NEW YORK ─ Magnolia Medical Technologies said on Friday that a jury in the US District Court of Delaware has ruled in its favor in a lawsuit involving Kurin, a San Diego-based competitor in the blood culture collection device market.
The jury unanimously ruled that Kurin has been using Magnolia Medical's Initial Specimen Diversion Device technology without the latter's permission, and reaffirmed Magnolia Medical's ownership of the technology. According to court documents, the jury awarded Magnolia Medical $2.1 million in damages.
On deadline, Kurin had not responded to a request for comment.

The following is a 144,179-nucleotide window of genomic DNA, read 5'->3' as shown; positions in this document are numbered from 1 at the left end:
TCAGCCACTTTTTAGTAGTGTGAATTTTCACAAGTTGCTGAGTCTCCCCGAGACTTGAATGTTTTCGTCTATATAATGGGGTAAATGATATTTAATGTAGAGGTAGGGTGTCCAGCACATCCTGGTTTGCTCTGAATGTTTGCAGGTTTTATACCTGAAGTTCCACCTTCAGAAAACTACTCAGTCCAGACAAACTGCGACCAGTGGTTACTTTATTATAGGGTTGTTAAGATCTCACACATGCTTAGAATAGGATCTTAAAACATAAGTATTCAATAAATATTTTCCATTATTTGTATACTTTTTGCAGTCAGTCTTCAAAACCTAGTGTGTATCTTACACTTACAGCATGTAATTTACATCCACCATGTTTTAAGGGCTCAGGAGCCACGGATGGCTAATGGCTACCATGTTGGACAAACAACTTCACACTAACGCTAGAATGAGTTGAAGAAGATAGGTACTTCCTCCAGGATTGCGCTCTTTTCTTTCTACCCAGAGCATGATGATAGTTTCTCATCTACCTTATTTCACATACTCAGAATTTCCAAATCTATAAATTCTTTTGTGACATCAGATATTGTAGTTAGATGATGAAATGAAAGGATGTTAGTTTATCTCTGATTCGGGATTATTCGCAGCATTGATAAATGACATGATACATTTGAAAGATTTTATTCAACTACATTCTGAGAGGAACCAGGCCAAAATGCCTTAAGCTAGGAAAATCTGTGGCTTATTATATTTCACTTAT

CEO and Cofounder Greg Bullington said in a statement that the verdicts in the case reflect "extensive evidence presented across two phases of the trial," and affirm the value of its technology and market position. He added that the rulings will support its strategy to "establish a new standard of care for sepsis testing accuracy" based around its Steripath blood culture collection system.
Magnolia Medical and Kurin have been involved in multiple legal disputes for years. In 2020, the US District Court for the Southern District of California ruled in Magnolia Medical's favor in a false advertising lawsuit brought by Kurin in 2018. That same year, Magnolia countersued Kurin, and in 2019 updated its suit to allege that Kurin's Kurin Lock device, a blood collection system, infringed its IP.